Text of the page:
23

(Background: I am also a Christian, along with several of the people in my gaming group.) tl;dr -- The fictional god of your fictional world is not the God of our universe. Make the fictional god clearly distinct from our God. Figure out how much of what the party knows about that god is true. Define what you mean by "God" in your game world. Your game ...


23

I'll never claim to be the greatest GM, but here's a few things that I've come up with after a couple of years running a game: Describe how instead of just saying what Sometimes all you need to do is give the players the gist of the NPC's message if you add in a description of how they say it. Say something about the nervous tick, the furtive glances, the ...


22

It's pretty simple: don't be a murderous angry jerk. If you reach the point where you're going to threaten people, or kill them, or kill the entire party, the simple way to handle that is... not do it. If you feel you must do it, you're probably falling victim to My Guy Syndrome, where you think "well, my guy would do it" as if it remotely limits your ...


21

You need not be your class(es) You are playing a character, who has a certain skill set. That character may self-identify as a rogue, and then may recognize a distinct switch from being a rogue to following the way of the monk. Those are options. They are not the only options. Consider Miko Miyazaki: Elan: So Miko, did you take levels in the old ...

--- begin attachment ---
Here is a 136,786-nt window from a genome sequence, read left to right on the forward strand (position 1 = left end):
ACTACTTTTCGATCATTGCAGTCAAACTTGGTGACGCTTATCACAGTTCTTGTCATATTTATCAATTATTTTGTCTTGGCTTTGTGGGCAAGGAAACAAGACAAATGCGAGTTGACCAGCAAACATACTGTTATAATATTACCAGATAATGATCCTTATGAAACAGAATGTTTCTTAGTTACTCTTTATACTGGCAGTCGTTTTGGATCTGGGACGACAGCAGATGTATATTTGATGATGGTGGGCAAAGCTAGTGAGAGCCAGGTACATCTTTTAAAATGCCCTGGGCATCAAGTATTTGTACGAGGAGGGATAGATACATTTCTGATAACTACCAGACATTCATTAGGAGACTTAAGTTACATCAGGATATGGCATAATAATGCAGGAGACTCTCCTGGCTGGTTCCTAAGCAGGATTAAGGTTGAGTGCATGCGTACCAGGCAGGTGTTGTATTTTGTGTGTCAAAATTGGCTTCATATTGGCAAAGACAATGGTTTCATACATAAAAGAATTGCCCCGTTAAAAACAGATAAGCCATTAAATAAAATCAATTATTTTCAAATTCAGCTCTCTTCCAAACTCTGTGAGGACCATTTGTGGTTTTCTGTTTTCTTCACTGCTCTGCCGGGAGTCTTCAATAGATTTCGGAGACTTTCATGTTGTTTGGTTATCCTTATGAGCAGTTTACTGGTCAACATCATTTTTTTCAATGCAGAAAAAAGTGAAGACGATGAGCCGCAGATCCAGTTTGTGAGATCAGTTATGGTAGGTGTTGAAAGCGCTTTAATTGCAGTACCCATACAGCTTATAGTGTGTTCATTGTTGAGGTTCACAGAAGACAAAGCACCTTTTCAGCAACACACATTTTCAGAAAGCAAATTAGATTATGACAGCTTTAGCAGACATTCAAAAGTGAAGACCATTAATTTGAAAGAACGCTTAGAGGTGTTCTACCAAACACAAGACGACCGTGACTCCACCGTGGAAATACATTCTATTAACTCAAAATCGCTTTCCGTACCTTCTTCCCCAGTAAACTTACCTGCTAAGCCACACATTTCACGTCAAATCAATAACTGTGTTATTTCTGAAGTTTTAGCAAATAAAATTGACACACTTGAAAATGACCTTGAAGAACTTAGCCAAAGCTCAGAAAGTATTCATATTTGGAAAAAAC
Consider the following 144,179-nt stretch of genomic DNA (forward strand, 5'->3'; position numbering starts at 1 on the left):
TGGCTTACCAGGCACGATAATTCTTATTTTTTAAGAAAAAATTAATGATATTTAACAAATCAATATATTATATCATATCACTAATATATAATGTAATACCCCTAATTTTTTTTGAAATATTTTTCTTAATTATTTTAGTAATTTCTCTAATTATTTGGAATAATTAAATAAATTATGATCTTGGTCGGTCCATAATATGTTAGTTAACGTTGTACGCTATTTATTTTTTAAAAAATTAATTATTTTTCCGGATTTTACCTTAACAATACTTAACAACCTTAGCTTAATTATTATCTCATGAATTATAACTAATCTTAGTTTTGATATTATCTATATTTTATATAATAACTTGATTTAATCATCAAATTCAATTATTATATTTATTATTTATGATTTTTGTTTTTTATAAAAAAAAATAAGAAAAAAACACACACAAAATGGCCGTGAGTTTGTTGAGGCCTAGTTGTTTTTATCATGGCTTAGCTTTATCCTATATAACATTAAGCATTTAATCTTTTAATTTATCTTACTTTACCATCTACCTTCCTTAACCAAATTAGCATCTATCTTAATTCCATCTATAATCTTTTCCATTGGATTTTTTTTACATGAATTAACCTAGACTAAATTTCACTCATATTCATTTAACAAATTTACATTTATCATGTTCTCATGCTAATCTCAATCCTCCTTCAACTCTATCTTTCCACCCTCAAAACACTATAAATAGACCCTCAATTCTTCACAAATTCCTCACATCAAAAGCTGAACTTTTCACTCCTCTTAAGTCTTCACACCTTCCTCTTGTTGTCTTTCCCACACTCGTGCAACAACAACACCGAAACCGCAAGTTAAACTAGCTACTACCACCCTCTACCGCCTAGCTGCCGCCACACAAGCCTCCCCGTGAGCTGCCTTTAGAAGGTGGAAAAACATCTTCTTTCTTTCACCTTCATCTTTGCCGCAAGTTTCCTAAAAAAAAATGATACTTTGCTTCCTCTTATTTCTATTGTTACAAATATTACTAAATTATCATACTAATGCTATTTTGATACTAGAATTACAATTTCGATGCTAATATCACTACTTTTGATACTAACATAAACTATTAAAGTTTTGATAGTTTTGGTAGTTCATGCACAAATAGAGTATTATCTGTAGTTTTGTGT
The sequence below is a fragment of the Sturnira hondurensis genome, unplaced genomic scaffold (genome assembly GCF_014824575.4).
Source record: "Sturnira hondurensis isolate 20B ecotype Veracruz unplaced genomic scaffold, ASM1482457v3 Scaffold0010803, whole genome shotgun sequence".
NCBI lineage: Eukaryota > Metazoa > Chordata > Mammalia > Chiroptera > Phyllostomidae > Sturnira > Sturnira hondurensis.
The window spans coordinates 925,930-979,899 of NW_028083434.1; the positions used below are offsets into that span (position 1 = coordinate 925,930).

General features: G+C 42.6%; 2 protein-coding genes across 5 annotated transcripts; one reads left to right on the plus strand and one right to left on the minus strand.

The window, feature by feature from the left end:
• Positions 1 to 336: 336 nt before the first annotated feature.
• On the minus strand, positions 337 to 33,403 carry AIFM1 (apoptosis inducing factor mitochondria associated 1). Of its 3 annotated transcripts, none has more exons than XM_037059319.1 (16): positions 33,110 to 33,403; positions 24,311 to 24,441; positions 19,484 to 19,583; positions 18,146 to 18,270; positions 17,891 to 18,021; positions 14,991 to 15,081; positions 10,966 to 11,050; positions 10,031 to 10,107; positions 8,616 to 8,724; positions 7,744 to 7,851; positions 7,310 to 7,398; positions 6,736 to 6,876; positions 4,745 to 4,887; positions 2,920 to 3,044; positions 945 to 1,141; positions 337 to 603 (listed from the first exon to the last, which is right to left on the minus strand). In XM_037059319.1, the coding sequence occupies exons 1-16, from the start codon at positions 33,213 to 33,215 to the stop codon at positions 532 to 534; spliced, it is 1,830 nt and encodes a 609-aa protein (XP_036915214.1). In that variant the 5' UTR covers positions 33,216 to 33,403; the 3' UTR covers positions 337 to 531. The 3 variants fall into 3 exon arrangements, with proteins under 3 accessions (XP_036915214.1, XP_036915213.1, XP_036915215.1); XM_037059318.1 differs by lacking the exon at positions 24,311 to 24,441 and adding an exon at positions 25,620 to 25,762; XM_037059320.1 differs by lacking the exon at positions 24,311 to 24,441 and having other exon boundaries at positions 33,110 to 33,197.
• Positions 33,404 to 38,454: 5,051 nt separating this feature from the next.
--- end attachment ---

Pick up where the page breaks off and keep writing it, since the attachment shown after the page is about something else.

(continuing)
21

Unfortunately there's nothing within the rules that dictates how a Druid must act. Though, the introduction to the class clearly states Druids are also concerned with the delicate ecological balance that sustains plant and animal life, and the need for civilized folk to live in harmony with nature, not in opposition to it. (PHB, pg.65) Druids are also ...


20

Firstly, it sounds as though your players are doing a lot of the heavy lifting for you in that they are being very easily manipulated without much effort on your part at all. But let's talk about manipulation. Pa-pa-pa-poker face Manipulation relies on getting people to do something without them knowing exactly why you want them to do it, or even that you ...


18

"My character would do that" should never be used as a "justification" (more likely excuse) for game-wrecking behaviour. It's not a simulation, it's a game. Everybody wants to have fun. One thing is doing something that will make the in-game situation difficult while still providing a positive gaming experience. But good role-playing should never lead to a ...


18

It depends on a lot of things: The Skill For some skills, you logically should be able to tell. A few of them (like Disable Device) actually have different outcomes if you fail by a lot vs fail by a little, so you can use that to guess how far off you are. Open Lock lets you tell pretty easily if you succeed or not, since in one case the lock is open. In ...